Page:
Tolerance on LGBTQ+ Issues

As I work to continue my series on LGBTQ+ I realize that there is another issue that needs to be brought to bear before we dive into what should be the secular view of LGBTQ+ and what is the Biblical view.

Tolerance has been wrongly defined in our culture
Tolerance in our culture has been wrongly redefined. While tolerance is defined as “the ability or willingness to tolerate something, in particular the existence of opinions or behavior that one does not necessarily agree with.”, this is not how our culture has begun to view tolerance on many issues especially LGBTQ+.
Tolerance by the above definition would mean that someone who does not agree with the LGBTQ+ lifestyle is welcome to hold that belief, but just be respect and not interfere with their freedoms to live that way. The view of tolerance on this issue today is that you must agree that the LBTQ+ lifestyle is acceptable and change your moral views no matter what your grounding is for those convictions.
Tolerance should be “agreeing to disagree”. Tolerance that is being demanded is “Agree to agree with me”.

LGBTQ+ on the offense
Now LGBQ+ has shifted from this tolerance means you must you agree with us, to a whole new step by going on the offense against those who disagree. Take the LGBTQ+ community in England which protested against the opening of Chick-fil-A in England because of the companies stance against the LGBTQ+ lifestyle. In essence the community is saying “either agree with us or you cannot have a business here.” another example comes from Beto O’Rourke who announced that as a Presidential hopeful he doesn’t believe churches should get a tax exempt status if they don’t agree with the LGBTQ+ lifestyle.
That’s not exactly tolerance. In fact it’s just the opposite. It’s forcing someone to believe what you do, which is the exact opposite of tolerance.
Keep in mind this isn’t LGBTQ+ communities fighting against organizations that are being intolerant toward them by refusing them a chicken sandwich or saying you can’t attend their churches. These are situations where one side is being tolerant despite disagreement with the other side and the other side telling them they must agree with them or face the consequences. This isn’t tolerance. It is intolerance. It is coercion. It’s forcing your beliefs on someone else. Twisting their arm and leveraging whatever you can to make someone believe as you do.

One Last Important thought
Granted I will be the first to admit that the church, especially some churches, have not always been tolerant of the LGBTQ+ community. In fact there has been numerous and unfortunately will probably still be many more times when the church is downright unloving to the LGBTQ+ community. Doing so isn’t Biblical. Jesus loved everyone no matter what lifestyle they were in, and we should do the same.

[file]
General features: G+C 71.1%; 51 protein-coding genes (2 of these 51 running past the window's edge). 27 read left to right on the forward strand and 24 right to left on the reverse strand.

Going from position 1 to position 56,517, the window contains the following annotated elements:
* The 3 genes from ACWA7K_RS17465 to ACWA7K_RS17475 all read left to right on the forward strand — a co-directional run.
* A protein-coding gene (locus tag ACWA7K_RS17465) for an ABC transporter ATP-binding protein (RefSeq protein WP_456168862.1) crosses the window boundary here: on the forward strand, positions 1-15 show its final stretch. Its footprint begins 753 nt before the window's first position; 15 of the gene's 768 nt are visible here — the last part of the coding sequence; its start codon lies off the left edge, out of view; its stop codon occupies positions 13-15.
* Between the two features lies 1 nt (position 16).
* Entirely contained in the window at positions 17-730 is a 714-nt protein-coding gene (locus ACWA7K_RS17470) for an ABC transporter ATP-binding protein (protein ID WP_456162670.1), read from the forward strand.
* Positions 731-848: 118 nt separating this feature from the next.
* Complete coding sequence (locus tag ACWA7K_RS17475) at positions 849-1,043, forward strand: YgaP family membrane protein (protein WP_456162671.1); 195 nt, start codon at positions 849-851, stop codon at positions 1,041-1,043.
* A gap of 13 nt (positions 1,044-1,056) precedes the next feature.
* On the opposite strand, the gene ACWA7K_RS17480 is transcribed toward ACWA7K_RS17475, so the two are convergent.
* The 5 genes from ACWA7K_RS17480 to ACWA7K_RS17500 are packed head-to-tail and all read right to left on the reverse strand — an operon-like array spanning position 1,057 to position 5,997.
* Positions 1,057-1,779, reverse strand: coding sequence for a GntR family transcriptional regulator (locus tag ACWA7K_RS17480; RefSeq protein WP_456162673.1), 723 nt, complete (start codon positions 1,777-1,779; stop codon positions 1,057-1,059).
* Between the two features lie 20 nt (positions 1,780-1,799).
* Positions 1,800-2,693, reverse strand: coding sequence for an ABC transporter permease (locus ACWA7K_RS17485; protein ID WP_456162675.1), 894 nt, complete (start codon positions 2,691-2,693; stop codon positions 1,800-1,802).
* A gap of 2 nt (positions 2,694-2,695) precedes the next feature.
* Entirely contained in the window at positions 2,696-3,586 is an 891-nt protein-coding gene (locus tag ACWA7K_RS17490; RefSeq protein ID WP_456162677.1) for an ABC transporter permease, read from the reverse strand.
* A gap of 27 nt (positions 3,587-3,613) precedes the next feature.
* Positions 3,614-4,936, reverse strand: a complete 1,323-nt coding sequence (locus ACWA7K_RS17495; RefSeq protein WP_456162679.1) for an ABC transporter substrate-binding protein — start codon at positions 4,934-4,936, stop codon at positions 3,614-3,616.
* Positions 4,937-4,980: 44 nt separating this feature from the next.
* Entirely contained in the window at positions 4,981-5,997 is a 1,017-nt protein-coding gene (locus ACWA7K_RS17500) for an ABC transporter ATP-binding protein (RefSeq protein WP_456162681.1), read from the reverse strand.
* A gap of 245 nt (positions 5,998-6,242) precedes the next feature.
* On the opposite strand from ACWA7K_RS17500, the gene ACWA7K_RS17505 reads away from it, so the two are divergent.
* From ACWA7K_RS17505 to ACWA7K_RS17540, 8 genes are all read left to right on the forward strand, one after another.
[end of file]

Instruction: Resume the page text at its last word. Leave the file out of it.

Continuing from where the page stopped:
My point is this: often times the LGBTQ+ community sends off warning flares to the church that if they are going to speak into LGBTQ+ issues they better be tolerant of those who believe and live differently then them. My question in reply to this is: if the Church disagrees with them on these issues, will they give the church the same respect and tolerance as they demand from the church? Or will they be told them must change their religion if it doesn’t agree with what they believe? It’s been my experience on some occasions and in the way the movement seems to be moving, that they will force the church to believe what they do.

You cannot tell the church to be tolerant and then in the same breath tell them they must agree with your views. You cannot say “I am tolerant of you” while forcing the person to believe what you believe about the issue you say you are being tolerant of them about.


  1. With your two examples, you’re muddling “tolerance” with social endorsement.

    It’s within Chick-Fil-A’s right to open a restaurant in England, and it’s within the rights of the English citizens to eat there or not, and to protest or not. It would be intolerance if – say – people tried to make it illegal to have a business license because you don’t like gay people, or if they coerced you into “conversion therapy” to make you like gay people.

    Same with tax breaks for churches – if they want to be against a whole contingent of American citizens – okay – but the American tax payer isn’t going to subsidize them.

    If someone were making the same arguments as you are, except about being against interracial marriage, what would you say to them?

    1. Well with Chick-fil-a that’s exactly what’s happening. They have been kicked out of the San Antonio airport because of their stance, not because they weren’t doing good business, the same thing happened with the mall in England. Rider University refused to give them a outlet on campus because of their LGBTQ stance.